Enter Skydio 3D Scan. This incredible software will revolutionize the way infrastructure assets like communication towers are digitized in order to be inspected and analyzed. Skydio’s Adaptive Mapping algorithms help the drone design a unique flight path specific to the structure. The Skydio vehicle autonomously explores and models the structure as it flies, and then automatically executes an image capture plan that provides efficient and complete coverage. As a result, the drone can capture imagery up close, from multiple angles, of every point in the pilot-specified scan volume, even those not visible from above. As an example, this is highly valuable for inspectors looking for proper installation and weatherproofing of wires at the bottom of antennas. In addition, 3D Scan leverages Skydio’s 360-degree Autonomy Engine so the operator does not need as much training or incur as much risk around sites with nearby obstacles.

This is a screenshot from the 3D model showing an upward-facing view of the top of the cell tower. Because of the likely interference issues and the capture angle, this shot would be nearly impossible to capture with a manual drone.

“The Skydio was flying underneath the arrays, going behind antenna panels, and flying into the lattice at different points during the flight when necessary to capture the required imagery. The drone’s awareness and how it executes the flight impressed everyone watching beyond words.”

Colin Romberger

Skydio Solutions Engineer

3D Scan unlocks revolutionary possibilities for streamlined data analysis of virtual asset bases, or digital twins. For the telecom industry, this will mean significantly more accurate tower models, which would create less back and forth in the design phase of the install cycle, more accurate coverage maps, and faster time to install. We believe that readily available digital twins generated by 3D scan could dramatically reduce the cycle time of new installations or modifications benefitting all parties: tower companies help their customers deploy faster, and carriers enjoy the benefit of rapid response to their customers' 5G expectations. Carriers and tower owners digitizing the telecom infrastructure portfolio would lead to an overall huge efficiency gain across the industry. Precise 3D models reduce human error, count and measurement interpretation, and can give tower companies, turf vendors, carriers, and engineering firms confidence in their data and to make rapid and automated decisions.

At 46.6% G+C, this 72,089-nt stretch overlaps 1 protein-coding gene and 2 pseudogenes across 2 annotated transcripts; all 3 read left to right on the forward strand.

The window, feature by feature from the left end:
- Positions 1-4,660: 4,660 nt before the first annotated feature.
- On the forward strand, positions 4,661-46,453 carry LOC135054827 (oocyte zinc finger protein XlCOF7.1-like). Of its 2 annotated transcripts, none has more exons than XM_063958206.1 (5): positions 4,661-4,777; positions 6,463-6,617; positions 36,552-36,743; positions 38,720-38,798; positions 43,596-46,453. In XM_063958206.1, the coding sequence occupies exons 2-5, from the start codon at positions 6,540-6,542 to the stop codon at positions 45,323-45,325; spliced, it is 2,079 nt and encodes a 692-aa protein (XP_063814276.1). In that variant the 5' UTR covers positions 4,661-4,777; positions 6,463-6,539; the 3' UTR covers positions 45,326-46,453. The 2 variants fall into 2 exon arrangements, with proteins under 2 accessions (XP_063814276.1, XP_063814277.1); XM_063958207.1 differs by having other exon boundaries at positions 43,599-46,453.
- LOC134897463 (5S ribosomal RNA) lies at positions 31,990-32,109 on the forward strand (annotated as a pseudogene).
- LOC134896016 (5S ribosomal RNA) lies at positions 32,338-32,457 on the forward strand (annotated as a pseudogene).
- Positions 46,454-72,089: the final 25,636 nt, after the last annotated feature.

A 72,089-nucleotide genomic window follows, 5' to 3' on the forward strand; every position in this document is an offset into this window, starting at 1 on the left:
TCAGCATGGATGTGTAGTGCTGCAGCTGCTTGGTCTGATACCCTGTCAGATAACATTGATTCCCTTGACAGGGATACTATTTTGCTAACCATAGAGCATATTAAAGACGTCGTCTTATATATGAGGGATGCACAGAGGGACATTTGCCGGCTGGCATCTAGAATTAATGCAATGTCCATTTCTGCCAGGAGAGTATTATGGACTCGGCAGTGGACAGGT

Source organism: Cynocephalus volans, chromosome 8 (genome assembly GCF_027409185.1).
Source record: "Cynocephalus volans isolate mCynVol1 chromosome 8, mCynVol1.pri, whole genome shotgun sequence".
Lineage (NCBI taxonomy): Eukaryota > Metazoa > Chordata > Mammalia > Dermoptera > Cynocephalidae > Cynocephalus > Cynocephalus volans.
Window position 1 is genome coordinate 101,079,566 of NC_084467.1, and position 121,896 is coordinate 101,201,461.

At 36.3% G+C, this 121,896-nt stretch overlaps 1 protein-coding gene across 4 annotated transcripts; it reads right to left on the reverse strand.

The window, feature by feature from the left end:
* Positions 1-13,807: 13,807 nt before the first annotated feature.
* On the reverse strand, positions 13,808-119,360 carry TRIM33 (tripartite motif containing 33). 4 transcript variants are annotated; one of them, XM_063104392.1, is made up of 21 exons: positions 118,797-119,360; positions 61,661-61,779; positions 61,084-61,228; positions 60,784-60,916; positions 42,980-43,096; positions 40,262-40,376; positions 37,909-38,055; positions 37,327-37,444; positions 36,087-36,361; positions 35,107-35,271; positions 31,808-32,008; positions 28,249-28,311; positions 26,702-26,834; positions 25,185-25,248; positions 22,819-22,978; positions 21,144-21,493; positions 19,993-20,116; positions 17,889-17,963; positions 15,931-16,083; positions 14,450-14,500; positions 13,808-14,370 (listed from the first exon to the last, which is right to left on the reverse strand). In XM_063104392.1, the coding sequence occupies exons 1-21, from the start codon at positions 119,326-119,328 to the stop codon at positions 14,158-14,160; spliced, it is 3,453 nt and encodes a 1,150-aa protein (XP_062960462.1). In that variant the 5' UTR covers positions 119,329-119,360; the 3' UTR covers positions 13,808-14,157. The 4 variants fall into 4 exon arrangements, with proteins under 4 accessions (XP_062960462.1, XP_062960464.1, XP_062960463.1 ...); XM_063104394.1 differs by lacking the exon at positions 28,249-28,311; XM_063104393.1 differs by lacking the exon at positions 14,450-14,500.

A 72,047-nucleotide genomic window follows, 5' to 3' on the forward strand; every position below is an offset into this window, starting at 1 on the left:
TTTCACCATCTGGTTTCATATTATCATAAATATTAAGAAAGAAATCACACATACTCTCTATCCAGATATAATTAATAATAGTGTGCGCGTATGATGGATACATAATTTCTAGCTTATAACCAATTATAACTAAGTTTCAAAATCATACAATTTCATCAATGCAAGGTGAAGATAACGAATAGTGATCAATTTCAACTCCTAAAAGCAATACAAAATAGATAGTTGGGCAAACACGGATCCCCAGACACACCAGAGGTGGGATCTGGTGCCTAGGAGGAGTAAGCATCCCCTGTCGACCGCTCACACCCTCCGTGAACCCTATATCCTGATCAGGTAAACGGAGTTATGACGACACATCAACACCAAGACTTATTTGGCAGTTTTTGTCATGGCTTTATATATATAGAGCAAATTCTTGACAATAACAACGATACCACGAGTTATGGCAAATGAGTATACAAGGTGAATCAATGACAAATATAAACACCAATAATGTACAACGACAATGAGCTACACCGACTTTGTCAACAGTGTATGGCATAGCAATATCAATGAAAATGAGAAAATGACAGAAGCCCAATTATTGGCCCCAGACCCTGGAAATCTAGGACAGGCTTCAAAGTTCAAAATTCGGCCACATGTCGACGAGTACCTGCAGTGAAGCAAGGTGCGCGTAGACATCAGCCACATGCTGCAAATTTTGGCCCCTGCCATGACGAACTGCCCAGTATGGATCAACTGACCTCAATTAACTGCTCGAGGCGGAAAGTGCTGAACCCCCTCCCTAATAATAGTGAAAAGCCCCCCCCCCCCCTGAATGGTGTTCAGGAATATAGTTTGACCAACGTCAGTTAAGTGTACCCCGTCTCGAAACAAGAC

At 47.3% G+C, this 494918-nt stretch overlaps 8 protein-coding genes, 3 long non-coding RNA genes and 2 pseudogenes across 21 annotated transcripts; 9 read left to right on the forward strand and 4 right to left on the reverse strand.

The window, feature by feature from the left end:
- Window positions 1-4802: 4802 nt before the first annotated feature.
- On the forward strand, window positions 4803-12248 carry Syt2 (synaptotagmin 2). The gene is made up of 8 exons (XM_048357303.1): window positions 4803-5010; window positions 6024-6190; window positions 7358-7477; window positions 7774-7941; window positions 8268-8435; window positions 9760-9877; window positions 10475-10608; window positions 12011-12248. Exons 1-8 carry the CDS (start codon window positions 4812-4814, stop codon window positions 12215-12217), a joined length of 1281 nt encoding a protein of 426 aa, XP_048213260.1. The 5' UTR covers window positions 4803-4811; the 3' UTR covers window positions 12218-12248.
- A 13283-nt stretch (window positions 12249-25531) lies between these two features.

We believe longer term, 3D Scan also has the potential to elongate the time required between TIA inspections. Currently, inspections need to be performed every three to five years depending on the tower type. If companies maintained digital twins of towers, they would have accurate, regularly updated models of these towers, reducing the necessity of a physical visit. If the required time between inspections increased by even 25%, tower companies across the U.S. could save up to 20% per year in total inspection costs. 3D Scan is the perfect tool to make that process faster, cheaper, and more efficient.

“3D Scan can transform the speed and accuracy of the overall telecom industry. A net huge reduction in speed of colocation means the carriers can get their equipment up and running faster and tower owners can react to their customer needs more quickly, while further maximizing their existing vertical space.”

Alden Jones

Skydio VP of Customer Success

This model features 822 photos stitched together in Bentley ContextCapture. As you will notice if you follow the link to our Sketchfab account, the model contains incredible detail of all sides and angles of the tower, which would be impossible to document with a manual drone’s simplistic top-down flight.

This screenshot from the 3D Model shows the benefits of being able to fly up close - capturing incredible detail at angles inaccessible to any camera flying at the long standoff distances required by manual drones.

Additional capture details are below. To learn how you can apply this incredible new technology to your inspection operations, please do not hesitate to contact us.


  • Platform: Skydio 2
  • Date: Feb 22, 2021
  • Distance: 12 feet
  • Ground Sampling Distance (GSD): 1.5 mm
  • Overlap / Sidelap: 80 / 80%
  • Photos: 822
  • Flight Time: 56 minutes (approx. 3 batteries)
  • Structure Dimensions: 25 ft (length) by 50 ft (height) by 25 ft (width)


  • Package: Bentley ContextCapture
  • Computer: Asus Tuf Gaming A15 Laptop

Pilot Spotlight: Colin Romberger

Colin Romberger is a Solutions Engineer at Skydio. Prior to joining the Solutions Engineering team at Skydio, Colin served as Chief Pilot and Senior sUAS Operations Consultant for DARTdrones Inc. since 2016 where he was responsible for the development and delivery of sUAS training and consultative services for the company’s enterprise clients across a variety of industries including energy, utilities, engineering, communications, security, and public works. Colin began his professional career with unmanned aircraft in 2015 under the terms of a Section 333 Exemption from the FAA for approved operations in south central Pennsylvania where his company, Precision Aerial UAS, LLC, provided a range of aerial imaging services to clients in the construction and engineering industries. In 2016, Colin completed his master’s degree in Unmanned Systems from Embry Riddle Aeronautical University, where his studies focused on both commercial sUAS operations, as well as UAS Systems Design.